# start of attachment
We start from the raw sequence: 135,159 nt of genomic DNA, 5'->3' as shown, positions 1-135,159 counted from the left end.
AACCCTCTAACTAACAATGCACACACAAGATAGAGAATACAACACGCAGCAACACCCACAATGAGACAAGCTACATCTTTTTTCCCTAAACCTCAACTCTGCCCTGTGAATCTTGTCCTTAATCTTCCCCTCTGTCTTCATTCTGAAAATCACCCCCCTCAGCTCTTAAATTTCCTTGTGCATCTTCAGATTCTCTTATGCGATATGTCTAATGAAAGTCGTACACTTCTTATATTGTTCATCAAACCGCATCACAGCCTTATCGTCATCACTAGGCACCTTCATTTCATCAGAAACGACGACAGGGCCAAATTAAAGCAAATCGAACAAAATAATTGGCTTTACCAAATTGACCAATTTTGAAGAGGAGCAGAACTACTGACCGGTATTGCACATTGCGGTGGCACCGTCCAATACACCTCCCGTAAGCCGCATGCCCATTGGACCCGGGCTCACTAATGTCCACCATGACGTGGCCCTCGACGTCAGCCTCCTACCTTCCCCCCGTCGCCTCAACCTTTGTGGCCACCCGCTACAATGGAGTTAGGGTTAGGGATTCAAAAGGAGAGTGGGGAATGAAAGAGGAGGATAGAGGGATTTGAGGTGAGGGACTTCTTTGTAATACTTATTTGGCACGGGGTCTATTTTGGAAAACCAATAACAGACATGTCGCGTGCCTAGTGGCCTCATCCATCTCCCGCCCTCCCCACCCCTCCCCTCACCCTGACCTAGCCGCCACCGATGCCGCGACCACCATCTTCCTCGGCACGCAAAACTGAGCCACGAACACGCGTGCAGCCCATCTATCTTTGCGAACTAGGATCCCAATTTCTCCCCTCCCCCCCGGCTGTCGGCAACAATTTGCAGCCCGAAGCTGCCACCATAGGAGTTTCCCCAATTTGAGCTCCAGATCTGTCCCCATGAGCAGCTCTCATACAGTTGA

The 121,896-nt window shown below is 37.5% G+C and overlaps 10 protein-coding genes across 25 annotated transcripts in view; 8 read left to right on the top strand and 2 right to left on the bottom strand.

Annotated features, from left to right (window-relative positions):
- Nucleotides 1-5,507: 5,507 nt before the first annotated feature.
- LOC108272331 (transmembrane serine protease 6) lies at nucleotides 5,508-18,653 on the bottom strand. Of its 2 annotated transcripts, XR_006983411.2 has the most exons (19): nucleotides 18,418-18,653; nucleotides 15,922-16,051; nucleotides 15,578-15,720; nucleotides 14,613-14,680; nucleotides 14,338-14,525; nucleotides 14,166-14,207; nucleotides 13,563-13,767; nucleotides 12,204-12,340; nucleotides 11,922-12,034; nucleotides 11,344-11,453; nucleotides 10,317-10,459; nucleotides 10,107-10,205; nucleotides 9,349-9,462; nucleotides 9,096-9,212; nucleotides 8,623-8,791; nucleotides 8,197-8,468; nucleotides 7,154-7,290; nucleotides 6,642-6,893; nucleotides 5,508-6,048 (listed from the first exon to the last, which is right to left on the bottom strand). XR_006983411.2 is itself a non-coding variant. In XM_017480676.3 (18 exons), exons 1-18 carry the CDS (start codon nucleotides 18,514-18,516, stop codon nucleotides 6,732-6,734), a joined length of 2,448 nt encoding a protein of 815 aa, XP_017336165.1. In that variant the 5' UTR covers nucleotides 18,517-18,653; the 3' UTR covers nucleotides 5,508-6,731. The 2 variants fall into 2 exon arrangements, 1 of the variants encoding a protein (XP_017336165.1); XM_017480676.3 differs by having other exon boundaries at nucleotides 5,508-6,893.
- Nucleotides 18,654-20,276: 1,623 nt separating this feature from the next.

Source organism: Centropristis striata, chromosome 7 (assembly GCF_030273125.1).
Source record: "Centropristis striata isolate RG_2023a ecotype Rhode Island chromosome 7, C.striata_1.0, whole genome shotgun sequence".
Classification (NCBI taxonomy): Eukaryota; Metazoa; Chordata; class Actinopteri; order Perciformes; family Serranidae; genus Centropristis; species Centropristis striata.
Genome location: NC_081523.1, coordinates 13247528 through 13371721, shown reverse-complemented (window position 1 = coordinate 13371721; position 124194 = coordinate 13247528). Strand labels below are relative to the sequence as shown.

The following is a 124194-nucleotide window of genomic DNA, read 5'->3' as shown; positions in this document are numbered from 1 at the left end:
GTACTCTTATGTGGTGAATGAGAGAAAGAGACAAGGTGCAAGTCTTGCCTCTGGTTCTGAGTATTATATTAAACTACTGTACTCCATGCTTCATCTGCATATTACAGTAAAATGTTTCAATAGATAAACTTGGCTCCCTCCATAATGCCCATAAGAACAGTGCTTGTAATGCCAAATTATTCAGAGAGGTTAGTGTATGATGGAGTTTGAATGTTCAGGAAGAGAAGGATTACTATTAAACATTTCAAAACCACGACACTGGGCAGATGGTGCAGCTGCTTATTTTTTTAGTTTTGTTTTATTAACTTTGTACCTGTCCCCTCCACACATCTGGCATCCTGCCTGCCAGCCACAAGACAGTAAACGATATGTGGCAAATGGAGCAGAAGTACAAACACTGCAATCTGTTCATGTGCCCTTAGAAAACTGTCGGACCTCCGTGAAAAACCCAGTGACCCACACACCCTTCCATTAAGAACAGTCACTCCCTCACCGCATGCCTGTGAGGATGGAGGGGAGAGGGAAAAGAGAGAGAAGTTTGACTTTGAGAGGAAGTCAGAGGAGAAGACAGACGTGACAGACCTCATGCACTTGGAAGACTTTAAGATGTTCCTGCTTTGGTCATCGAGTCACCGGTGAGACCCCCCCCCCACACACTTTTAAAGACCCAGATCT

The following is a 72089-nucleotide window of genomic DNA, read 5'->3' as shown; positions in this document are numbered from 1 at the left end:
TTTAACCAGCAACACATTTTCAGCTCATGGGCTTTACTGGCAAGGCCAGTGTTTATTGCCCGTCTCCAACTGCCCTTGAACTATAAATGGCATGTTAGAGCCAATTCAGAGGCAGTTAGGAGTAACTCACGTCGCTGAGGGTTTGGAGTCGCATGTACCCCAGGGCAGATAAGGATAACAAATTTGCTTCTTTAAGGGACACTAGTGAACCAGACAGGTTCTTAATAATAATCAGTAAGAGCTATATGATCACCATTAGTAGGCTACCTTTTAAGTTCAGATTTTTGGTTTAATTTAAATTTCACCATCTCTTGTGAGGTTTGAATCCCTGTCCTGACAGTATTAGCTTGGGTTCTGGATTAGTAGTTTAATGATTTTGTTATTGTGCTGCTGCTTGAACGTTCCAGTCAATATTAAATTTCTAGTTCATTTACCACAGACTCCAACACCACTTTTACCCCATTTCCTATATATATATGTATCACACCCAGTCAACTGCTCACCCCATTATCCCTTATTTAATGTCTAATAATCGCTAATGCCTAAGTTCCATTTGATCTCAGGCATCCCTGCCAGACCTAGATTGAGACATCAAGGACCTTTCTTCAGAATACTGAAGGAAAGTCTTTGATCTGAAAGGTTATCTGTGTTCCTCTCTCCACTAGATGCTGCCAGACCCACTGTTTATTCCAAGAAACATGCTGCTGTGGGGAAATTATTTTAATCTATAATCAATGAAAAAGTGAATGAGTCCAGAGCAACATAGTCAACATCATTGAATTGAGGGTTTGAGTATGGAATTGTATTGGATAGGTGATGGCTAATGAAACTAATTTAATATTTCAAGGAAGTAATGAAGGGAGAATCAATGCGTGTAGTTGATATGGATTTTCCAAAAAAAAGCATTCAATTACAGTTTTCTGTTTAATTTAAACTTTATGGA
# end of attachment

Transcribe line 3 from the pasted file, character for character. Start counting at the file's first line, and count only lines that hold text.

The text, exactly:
The 121,896-nt window shown below is 37.5% G+C and overlaps 10 protein-coding genes across 25 annotated transcripts in view; 8 read left to right on the top strand and 2 right to left on the bottom strand.